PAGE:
What's Best Next

What's Best Next: How the Gospel Transforms the Way You Get Things DoneWhat's Best Next: How the Gospel Transforms the Way You Get Things Done by Matt Perman

My rating: 4 of 5 stars

A Gospel-oriented look at productivity.

Perman connects these two worlds excellently. Productivity is not the end all and be all, defining our success or happiness. God is. The secular stuff on productivity often assumes a wrong attitude on this.

But thanks to God’s common grace, there is much good wisdom to glean from that material, too. Perman uses it. Quoting Peter Drucker and Stephen Covey right alongside Al Mohler and John Piper was a little surreal, but it works. He interviews some interesting people from both worlds on their productivity techniques.

We can summarize Perman’s strategy with the acronym DARE.
Define your foundation, purpose (mission statement), goals and next task, all in the Lord’s will.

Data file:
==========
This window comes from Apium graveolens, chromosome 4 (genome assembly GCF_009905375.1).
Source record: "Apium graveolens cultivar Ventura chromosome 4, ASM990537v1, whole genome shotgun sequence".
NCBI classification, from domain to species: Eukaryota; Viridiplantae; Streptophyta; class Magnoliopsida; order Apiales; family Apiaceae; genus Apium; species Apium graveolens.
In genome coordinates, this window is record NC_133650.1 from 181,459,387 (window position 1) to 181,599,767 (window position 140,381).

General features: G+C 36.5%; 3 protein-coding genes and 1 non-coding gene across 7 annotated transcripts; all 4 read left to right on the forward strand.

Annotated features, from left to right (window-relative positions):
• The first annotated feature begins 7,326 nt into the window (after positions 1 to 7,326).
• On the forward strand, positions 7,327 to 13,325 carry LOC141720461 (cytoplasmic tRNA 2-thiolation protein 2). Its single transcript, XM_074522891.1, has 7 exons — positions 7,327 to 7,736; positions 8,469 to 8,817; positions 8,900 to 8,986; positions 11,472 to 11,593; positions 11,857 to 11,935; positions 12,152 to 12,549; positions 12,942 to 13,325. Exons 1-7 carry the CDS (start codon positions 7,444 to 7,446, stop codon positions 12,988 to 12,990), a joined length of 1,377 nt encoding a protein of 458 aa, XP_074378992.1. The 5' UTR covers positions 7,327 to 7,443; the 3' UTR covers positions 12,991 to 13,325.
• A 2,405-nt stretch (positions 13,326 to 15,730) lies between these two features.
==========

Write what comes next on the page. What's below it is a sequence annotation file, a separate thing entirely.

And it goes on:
Architect – design your week and day accordingly
Reduce hindrances, clutter, distractions, and any drags on your productivity
Execute – either do it now, or schedule it for later

A lot of this is obvious stuff that we just forget in our laziness. Figure out what’s most important to do right now, and work at it first until it is done. Then go on to the next thing. Duh. But many people really think they work better bouncing from one thing to the next without focusing on one thing. I agree with Perman that multi-tasking really isn’t more efficient. It’s just giving in to distraction most of the time. As much as it is up to you (sometimes it isn’t!), stay focused on your task until it is done. You’ll do it better, your mind will be clearer, and you’ll be more ready for the next thing.

What’s Best Next brilliantly combines the big picture with specific and practical help. Starting with the big picture look at the significance of work and gospel centeredness, he winds up talking about how to handle your email and plan your day and week. While there is some “filler” in the middle (I found myself skimming some), the end material is an excellent summary and reference.

I’ll be returning to this book to reference it again.

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